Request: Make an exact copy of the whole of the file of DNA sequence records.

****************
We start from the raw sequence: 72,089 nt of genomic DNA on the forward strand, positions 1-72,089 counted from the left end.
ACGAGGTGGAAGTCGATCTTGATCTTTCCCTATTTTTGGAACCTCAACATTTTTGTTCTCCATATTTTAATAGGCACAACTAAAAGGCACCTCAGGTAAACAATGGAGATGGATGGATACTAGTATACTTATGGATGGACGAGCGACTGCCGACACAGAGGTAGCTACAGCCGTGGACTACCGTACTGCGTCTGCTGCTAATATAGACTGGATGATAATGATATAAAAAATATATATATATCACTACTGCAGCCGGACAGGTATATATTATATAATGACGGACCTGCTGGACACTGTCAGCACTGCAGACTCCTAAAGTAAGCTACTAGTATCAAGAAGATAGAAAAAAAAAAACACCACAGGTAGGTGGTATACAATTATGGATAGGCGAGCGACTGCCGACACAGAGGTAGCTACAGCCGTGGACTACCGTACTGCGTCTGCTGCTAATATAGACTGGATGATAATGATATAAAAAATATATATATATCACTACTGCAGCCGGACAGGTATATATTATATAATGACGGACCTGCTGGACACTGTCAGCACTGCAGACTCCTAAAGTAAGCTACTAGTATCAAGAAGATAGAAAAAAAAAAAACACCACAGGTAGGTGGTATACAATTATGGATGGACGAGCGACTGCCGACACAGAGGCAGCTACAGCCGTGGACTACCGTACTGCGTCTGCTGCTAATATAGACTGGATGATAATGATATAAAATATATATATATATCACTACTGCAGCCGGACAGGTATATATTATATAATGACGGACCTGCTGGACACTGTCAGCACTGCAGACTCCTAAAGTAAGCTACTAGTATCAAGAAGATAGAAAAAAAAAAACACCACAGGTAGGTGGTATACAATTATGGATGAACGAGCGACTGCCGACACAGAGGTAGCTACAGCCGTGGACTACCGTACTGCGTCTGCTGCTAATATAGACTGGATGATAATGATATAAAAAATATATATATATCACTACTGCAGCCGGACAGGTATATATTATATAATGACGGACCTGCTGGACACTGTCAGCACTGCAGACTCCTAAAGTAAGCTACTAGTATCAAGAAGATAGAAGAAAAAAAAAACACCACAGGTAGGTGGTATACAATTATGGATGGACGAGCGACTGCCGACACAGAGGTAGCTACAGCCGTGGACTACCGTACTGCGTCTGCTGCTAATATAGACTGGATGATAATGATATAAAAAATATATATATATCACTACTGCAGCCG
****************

We start from the raw sequence: 72,089 nt of genomic DNA on the forward strand, positions 1-72,089 counted from the left end.
ACGAGGTGGAAGTCGATCTTGATCTTTCCCTATTTTTGGAACCTCAACATTTTTGTTCTCCATATTTTAATAGGCACAACTAAAAGGCACCTCAGGTAAACAATGGAGATGGATGGATACTAGTATACTTATGGATGGACGAGCGACTGCCGACACAGAGGTAGCTACAGCCGTGGACTACCGTACTGCGTCTGCTGCTAATATAGACTGGATGATAATGATATAAAAAATATATATATATCACTACTGCAGCCGGACAGGTATATATTATATAATGACGGACCTGCTGGACACTGTCAGCACTGCAGACTCCTAAAGTAAGCTACTAGTATCAAGAAGATAGAAAAAAAAAAACACCACAGGTAGGTGGTATACAATTATGGATAGGCGAGCGACTGCCGACACAGAGGTAGCTACAGCCGTGGACTACCGTACTGCGTCTGCTGCTAATATAGACTGGATGATAATGATATAAAAAATATATATATATCACTACTGCAGCCGGACAGGTATATATTATATAATGACGGACCTGCTGGACACTGTCAGCACTGCAGACTCCTAAAGTAAGCTACTAGTATCAAGAAGATAGAAAAAAAAAAAACACCACAGGTAGGTGGTATACAATTATGGATGGACGAGCGACTGCCGACACAGAGGCAGCTACAGCCGTGGACTACCGTACTGCGTCTGCTGCTAATATAGACTGGATGATAATGATATAAAATATATATATATATCACTACTGCAGCCGGACAGGTATATATTATATAATGACGGACCTGCTGGACACTGTCAGCACTGCAGACTCCTAAAGTAAGCTACTAGTATCAAGAAGATAGAAAAAAAAAAACACCACAGGTAGGTGGTATACAATTATGGATGAACGAGCGACTGCCGACACAGAGGTAGCTACAGCCGTGGACTACCGTACTGCGTCTGCTGCTAATATAGACTGGATGATAATGATATAAAAAATATATATATATCACTACTGCAGCCGGACAGGTATATATTATATAATGACGGACCTGCTGGACACTGTCAGCACTGCAGACTCCTAAAGTAAGCTACTAGTATCAAGAAGATAGAAGAAAAAAAAAACACCACAGGTAGGTGGTATACAATTATGGATGGACGAGCGACTGCCGACACAGAGGTAGCTACAGCCGTGGACTACCGTACTGCGTCTGCTGCTAATATAGACTGGATGATAATGATATAAAAAATATATATATATCACTACTGCAGCCG